12 ORS-4 Super Strypi Mission Program Objectives: Long Term Super Strypi Develop launch system to exploit the 21 st century range o Reduced infrastructure - AFSS, GPS metric tracking, space-based telemetry relay, automated flight planning 300kg/475km/45-degree inclination $15M fly-away in production ($12M desired) Commercial launch services – FAA license ORS-4 Mission Complete Super Strypi launch system design and support demonstration mission Schedule:  Mission Kick Off: 11 April 12  LEO-46 Static Fire: Spring 13  LEO-7 Static Fire: 23 Jul 12  Delta CDR:28-30 Aug 12  Aerojet Contract Award: ~10/15/12  LEO-1 Static Fire: Spring 13  Pathfinder: Aug 13  Launcher Refurbishment Contract Award: Nov 12  Pad 41 Contract Award: ~Dec 12  ILC: Sep-Oct ‘13 Mission: Launch Vehicle: Super Strypi Launch Site: PMRF Orbit: degrees, 450km x 525km Launch Date: Sep-Oct 13 Mission Management: ORS Office Primary Space Vehicle: HiakaSat Secondary Payloads: NASA Ames x 5, AFRL, ORS Sqrd (slots remaining) Experiments: AFSS ORS Mission Manager: Steve Buckley ORS Mission Lead: Sam McCraw Unclassified Cleared for Public Release

13 UNCLASSIFIED/ Cleared for Public Release 13 Rapid Response Space Works Operations Focal Point for Rapid Development Threats and Need Plan and Mission Design Design, Space Qualification AI&T Deliver Booster AI&T Launch Operate, Sustain STRATCOM ORDERS A SPACE NEED— RRSW BUILDS IT AND DELIVERS IT Flight System Bus Modular Components Payloads RRSW GDS Bus Modular Components Payloads Components Provided to RRSW by Contractors Based on Need and Response Time Need All Weather, Day/Night Coverage in Theater X RRSW Ops RRSW is the Focal Point for Satellite and Mission Design and Assembly -Change Agent for Responsive and Affordable Space -NRE Cost and Time Driven Down -Technical Competency Increased -Mission Assurance Increased -Modern Manufacturing Techniques

14 ORS-1 Lessons Learned ORS-1 proves small satellites have military utility Refining requirements directly with warfighter results in out-of-the-box solutions that work A small, agile team is key to executing quickly & efficiently It is challenging but possible to “go fast in acquisition” Adequate and stable funding are an absolute necessity – Senior leadership buy-in and advocacy required Prototyping operational capability more complicated and costly than building S&T experiment Do not use “ technology development” to meet urgent needs Tailor testing requirements but “test like you fly” Unclassified Cleared for Public Release ORS-1 Transitioned to AFSPC and Operated by 1 SOPS 14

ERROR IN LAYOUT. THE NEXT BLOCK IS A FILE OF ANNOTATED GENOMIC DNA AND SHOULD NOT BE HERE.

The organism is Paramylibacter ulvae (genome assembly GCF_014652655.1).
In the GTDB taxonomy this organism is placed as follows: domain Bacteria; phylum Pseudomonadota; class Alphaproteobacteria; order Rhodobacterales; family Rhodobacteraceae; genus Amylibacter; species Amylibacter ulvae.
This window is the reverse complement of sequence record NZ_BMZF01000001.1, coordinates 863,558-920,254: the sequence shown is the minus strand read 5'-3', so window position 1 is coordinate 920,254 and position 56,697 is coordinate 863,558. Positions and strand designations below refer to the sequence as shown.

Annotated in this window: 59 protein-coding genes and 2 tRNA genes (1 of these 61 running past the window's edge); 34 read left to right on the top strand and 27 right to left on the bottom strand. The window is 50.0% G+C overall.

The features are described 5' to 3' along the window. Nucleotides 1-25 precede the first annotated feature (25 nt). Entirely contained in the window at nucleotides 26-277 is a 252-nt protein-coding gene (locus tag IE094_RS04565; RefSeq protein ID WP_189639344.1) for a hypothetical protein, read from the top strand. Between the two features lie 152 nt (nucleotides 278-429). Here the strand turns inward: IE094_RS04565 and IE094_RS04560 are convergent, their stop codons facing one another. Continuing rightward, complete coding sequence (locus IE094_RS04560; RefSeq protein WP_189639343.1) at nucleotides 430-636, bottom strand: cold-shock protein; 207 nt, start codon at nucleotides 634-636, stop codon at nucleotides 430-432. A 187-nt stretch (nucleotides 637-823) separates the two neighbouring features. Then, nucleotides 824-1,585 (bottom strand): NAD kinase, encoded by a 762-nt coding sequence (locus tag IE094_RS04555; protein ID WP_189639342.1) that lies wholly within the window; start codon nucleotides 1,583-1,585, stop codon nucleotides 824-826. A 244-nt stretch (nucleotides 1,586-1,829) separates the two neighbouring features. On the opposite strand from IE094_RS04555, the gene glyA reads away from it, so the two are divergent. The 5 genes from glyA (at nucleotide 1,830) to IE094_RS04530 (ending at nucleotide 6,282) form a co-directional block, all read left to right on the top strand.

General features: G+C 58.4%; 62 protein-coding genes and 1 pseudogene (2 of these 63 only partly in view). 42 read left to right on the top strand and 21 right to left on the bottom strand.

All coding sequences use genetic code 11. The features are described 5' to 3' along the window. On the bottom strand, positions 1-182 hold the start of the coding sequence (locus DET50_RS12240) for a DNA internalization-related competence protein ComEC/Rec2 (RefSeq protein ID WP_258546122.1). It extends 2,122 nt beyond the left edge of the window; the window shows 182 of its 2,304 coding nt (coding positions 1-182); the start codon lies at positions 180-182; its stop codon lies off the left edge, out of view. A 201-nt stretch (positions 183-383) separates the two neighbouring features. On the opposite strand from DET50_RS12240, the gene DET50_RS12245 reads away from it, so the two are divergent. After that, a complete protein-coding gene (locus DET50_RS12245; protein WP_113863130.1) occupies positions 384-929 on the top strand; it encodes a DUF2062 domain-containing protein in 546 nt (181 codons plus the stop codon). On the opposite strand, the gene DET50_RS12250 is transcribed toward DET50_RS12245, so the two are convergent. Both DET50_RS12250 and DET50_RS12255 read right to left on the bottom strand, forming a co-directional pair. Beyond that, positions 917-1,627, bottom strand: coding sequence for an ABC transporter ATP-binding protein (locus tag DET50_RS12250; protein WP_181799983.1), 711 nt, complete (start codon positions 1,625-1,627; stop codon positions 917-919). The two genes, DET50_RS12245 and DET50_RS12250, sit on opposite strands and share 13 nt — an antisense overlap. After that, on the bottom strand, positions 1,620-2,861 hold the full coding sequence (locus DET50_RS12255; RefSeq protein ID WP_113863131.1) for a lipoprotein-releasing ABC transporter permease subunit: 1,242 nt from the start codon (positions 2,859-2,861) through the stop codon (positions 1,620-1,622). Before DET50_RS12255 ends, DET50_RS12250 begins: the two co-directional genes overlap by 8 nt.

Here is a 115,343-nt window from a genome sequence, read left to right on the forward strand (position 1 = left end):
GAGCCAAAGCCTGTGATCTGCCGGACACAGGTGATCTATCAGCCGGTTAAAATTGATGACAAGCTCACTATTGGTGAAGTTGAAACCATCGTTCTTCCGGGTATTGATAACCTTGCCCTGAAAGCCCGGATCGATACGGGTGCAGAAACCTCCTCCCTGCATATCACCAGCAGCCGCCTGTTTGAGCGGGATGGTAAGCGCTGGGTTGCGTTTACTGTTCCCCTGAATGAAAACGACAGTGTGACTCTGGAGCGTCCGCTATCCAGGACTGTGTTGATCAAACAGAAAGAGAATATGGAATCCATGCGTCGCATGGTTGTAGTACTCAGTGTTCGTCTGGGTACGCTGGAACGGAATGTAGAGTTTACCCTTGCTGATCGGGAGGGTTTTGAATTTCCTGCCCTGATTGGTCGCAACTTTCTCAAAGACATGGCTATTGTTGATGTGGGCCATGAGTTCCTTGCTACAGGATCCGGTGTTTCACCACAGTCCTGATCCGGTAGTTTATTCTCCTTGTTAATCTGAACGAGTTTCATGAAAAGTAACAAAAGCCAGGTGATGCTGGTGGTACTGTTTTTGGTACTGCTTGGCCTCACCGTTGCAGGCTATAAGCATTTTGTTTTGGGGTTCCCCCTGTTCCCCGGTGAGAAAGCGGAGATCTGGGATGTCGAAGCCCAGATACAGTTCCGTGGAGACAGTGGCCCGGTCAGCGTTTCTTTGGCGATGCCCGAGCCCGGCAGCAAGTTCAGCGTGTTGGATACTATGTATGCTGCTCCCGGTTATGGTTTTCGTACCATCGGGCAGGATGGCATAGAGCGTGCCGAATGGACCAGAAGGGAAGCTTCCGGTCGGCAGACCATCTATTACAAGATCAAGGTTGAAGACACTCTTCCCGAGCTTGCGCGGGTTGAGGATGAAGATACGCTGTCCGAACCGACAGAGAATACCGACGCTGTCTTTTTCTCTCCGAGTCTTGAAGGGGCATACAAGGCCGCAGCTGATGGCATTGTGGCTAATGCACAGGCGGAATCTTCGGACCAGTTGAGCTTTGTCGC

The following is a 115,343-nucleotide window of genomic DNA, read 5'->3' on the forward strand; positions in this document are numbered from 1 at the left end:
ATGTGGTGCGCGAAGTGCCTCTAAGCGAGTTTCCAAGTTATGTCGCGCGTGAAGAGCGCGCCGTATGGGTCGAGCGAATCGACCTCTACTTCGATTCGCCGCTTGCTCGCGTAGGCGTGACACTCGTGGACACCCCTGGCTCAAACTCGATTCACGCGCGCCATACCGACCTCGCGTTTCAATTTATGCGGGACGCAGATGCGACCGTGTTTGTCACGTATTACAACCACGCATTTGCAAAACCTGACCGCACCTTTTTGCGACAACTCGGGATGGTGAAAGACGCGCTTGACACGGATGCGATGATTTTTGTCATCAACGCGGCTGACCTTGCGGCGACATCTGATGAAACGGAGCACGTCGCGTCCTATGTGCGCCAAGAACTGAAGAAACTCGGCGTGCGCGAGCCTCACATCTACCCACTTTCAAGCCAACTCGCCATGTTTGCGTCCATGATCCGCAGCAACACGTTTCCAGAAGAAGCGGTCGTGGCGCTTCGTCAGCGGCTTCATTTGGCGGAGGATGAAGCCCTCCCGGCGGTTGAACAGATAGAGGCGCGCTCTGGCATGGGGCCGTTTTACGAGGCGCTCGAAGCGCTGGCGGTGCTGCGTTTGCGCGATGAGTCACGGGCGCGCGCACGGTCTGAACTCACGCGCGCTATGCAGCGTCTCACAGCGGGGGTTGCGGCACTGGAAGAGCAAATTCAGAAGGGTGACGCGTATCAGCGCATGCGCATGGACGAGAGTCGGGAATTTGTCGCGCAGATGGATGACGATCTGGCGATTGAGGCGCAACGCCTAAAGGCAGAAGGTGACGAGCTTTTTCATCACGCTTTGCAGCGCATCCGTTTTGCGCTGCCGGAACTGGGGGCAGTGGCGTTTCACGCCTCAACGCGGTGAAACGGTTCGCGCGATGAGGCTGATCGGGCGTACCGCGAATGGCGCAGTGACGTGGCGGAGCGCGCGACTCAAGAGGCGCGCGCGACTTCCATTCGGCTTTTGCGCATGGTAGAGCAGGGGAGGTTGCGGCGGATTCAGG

15 ORS – A National Initiative AFSPC/SMC DoD EA for Space NRO / NSA / NGA NASA / NRL / DARPA NASA Goddard JFCC ISR / JTF-GNO Navy NETWARCOM APL Army/SMDC NASA MSFC USSTRATCOM ORS Office SMC/SDD AFRL SNL AFSPC Innovation and Integration through Collaboration JFCC SPACE Kodiak Launch Complex PMRF PACOM UH NASA Wallops NASA Ames SDL CCAFS NASA KSC SOUTHCOM ESC MIT/LL CENTCOM SOCOM JPL SPAWAR LANL NM Spaceport SDI NASA JSC 15 Unclassified Cleared for Public Release

16 ORS -- Avenue for Innovation Small satellite systems are technically mature –Fielded quickly (~32 months for ORS-1) –Provide “good enough”, relevant capabilities –Proven with multiple phenomenologies through USCENTCOM’s ORS-1, TacSat-3 and TacSat-4 ORS embraces a flexible business model –Accepting of disruptive innovation –Adaptable, and complementary to the existing NSS architecture –Rapid and cost effective to develop and deploy space capabilities ORS provides focus for operational advantage –Serves the disadvantaged user –Reduces high demand on existing assets TacSat-4 Kodiak Sep 11 ORS-1 Wallops Jun 11 Unclassified Cleared for Public Release 16


Download ppt "Dr Thomas C. Adang Operationally Responsive Space Office ORS Program Status 16 October 2012 Working Group on Space-based Lidar Winds Boulder CO"

Similar presentations


Ads by Google